ILLINOIS APPELLATE COURT THIRD DISTRICT JUDGMENT AFFIRMED.
OPINION FILED DECEMBER 2, 1977.
IN RE ESTATE OF PETER VENTURELLI, DECEASED. (WILLIAM PREY, EX'R OF THE ESTATE OF CHELSO GUALANDI, DECEASED, CLAIMANT-APPELLANT,
GRANVILLE NATIONAL BANK, EX'R OF THE ESTATE OF PETER VENTURELLI, RESPONDENT-APPELLEE.)
APPEAL from the Circuit Court of La Salle County; the Hon.
WENDELL THOMPSON, Judge, presiding.
MR. JUSTICE SCOTT DELIVERED THE OPINION OF THE COURT:
This is an appeal from an order of the circuit court of La Salle County accepting the first account and report of the executor of the estate of Peter Venturelli and denying all objections to the report.
Peter Venturelli died October 29, 1973. He left a will dated October 23, 1973, naming the Granville National Bank of Granville, Illinois, as the executor. On November 15, 1973, the will was admitted to probate and the Granville National Bank was appointed executor of the estate. Several claims were filed against the estate. There were seventh class claims in the amount of $41,734.82. One of those claims in the amount of $5,150 was owed to Chelso Gualandi. There were sufficient funds in the estate to pay the seventh class claimants 40 cents for each dollar of the claim.
The decedent had failed to file income tax returns during his entire lifetime and therefore it is doubtful that even the pro-rated amount can be paid the claimants.
Peter Venturelli owned three parcels of real estate located in Oglesby, Illinois. One was located at 116 South Columbia Avenue and contained two residential homes and a warehouse on the premises. The second was located at 151 East Walnut Street, which consisted of a large commercial building with a business area in front and apartment in the rear. The third was located at 202 East Walnut Street on which a large furniture and appliance store was located along with a one-story brick residence and a large garage. The decedent owned the furniture and appliance business and a defunct grocery store located on the 202 East Walnut property. He had operated the retail furniture and appliance business for many years prior to his death.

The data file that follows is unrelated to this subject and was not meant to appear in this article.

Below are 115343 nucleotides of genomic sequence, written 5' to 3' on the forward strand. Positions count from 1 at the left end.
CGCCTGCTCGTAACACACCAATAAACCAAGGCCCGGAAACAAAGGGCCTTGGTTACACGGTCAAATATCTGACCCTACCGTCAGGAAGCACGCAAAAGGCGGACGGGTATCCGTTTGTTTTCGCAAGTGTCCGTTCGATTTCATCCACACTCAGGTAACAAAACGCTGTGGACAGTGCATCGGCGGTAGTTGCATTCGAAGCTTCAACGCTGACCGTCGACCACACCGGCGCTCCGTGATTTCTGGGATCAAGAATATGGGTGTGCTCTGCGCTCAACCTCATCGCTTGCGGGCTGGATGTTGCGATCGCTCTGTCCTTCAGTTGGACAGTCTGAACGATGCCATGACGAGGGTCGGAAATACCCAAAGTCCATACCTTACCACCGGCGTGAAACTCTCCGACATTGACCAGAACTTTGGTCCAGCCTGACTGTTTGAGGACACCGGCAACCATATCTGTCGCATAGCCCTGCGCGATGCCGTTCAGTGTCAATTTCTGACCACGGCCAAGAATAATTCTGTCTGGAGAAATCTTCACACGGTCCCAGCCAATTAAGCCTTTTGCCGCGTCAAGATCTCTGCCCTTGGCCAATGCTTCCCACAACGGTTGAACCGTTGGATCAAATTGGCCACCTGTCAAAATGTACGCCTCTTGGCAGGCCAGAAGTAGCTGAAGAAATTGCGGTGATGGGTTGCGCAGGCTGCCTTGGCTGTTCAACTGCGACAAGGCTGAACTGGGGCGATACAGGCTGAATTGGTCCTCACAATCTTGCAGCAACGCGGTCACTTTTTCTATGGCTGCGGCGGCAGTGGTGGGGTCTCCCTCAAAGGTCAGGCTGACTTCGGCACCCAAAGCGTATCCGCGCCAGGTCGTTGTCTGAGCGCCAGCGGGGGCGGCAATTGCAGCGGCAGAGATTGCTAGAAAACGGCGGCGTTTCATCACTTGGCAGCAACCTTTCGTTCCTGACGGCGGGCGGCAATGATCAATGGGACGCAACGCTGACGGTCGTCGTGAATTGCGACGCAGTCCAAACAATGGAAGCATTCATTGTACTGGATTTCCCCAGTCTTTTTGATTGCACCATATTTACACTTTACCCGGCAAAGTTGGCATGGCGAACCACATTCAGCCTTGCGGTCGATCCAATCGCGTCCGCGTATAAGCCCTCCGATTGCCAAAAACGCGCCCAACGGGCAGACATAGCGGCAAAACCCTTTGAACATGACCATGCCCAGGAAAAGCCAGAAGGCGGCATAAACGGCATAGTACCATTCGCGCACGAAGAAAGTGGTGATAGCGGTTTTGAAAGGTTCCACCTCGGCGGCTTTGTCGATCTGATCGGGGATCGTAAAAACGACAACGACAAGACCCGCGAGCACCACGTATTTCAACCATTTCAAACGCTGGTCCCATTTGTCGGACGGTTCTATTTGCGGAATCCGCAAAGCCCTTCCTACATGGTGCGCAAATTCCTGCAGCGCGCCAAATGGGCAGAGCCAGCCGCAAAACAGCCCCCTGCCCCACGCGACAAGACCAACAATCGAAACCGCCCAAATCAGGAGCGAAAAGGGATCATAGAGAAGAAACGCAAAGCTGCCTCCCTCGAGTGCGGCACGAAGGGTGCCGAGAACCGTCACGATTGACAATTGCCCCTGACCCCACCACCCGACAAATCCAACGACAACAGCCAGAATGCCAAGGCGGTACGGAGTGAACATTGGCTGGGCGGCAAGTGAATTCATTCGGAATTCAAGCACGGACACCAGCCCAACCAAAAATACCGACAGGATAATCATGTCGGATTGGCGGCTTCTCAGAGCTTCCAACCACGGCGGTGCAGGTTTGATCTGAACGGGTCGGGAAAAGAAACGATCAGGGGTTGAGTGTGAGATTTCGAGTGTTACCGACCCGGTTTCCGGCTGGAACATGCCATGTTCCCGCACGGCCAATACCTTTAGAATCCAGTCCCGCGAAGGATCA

During the first week of December 1973, the executor commissioned Fred Meyer, the manager of a large furniture store in La Salle, Illinois, to appraise the furniture and appliance business inventory of the decedent's estate. James Venturelli, son of the decedent, was present when Meyer appraised the inventory. Meyer appraised the furniture for which Peter Venturelli had paid. Certain items in the inventory were part of a floor plan which were not inventory. The appraised value was $21,000.
In June 1972, the decedent, in order to obtain a loan, presented a financial statement to the Granville National Bank which listed his business inventory in the sum of $85,000. During the administration of this estate, it became clear that this financial statement was incorrect. The appraisal showed that the inventory consisted of bad buys, obsolete merchandise and discontinued items. Within 30 days after Peter Venturelli's death it became clear the estate would not have funds to pay all of the creditors.
The executor entered into negotiations with James Venturelli for the purchase of the furniture and appliance business. James received financial advice during this period and he was repeatedly told not to purchase the business from the estate. He nevertheless entered into an agreement whereby he would purchase the inventory, fixtures, and equipment and good will of the appliance and furniture business and the grocery business for the sum of $22,500 plus the assumption of an obligation due the General Motors Acceptance Corporation for appliances in the Venturelli Furniture and Appliance store at the time of Peter Venturelli's death. James also agreed to purchase the real estate from the estate for $25,000 plus assumption of the mortgages on the real estate. The real estate had been appraised at $105,500 and the mortgages due were $60,205.18.
Vesta Venturelli, the widow, was paid a surviving spouse's award of $7,500. This exceeded the minimum award of $5,000. There were also negotiations with the widow in regard to her rights under the will. These concerned the widow's personal property which remained in the marital home, the widow's award, and a parcel of real estate in which the widow claimed an interest. As a result, the widow was paid $7,500. Certain mortgage payments which had been erroneously taken from her were refunded.
The executor filed its first and final account and report on January 18, 1975, and asked for attorney fees in the amount of $7,500 and executors fees in the amount of $5,500. The attorney fees were based in part upon the bar schedule. The attorney's and executor's fees were approved by the court on November 6, 1974, in the amount of $7,500 and $3,500. The executor had been notified by the Internal Revenue Service of the potential claim based on the fraud involved in the decedent's having failed to file the tax returns during his life.
Objections to the account were filed on behalf of Chelso Gualandi. Hearings on the account were held on April 21, 1976, and continued on April 23, May 4, and May 12, 1976. At the hearing the executor amended the account and report from a first and final account and report to a first account and report. The court approved the first account and report and dismissed all objections thereto. The objector filed a notice of appeal in this matter.